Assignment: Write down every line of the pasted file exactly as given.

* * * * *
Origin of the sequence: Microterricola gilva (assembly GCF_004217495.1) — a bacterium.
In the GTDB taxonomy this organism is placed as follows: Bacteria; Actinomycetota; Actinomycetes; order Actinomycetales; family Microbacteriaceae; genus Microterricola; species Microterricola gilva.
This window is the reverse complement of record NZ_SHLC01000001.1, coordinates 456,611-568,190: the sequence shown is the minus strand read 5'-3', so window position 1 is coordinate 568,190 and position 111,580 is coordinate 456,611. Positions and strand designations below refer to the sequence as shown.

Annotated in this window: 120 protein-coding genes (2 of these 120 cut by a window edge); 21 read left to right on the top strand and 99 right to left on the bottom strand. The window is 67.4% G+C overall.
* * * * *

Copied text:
Origin of the sequence: Microterricola gilva (assembly GCF_004217495.1) — a bacterium.
In the GTDB taxonomy this organism is placed as follows: Bacteria; Actinomycetota; Actinomycetes; order Actinomycetales; family Microbacteriaceae; genus Microterricola; species Microterricola gilva.
This window is the reverse complement of record NZ_SHLC01000001.1, coordinates 456,611-568,190: the sequence shown is the minus strand read 5'-3', so window position 1 is coordinate 568,190 and position 111,580 is coordinate 456,611. Positions and strand designations below refer to the sequence as shown.

Annotated in this window: 120 protein-coding genes (2 of these 120 cut by a window edge); 21 read left to right on the top strand and 99 right to left on the bottom strand. The window is 67.4% G+C overall.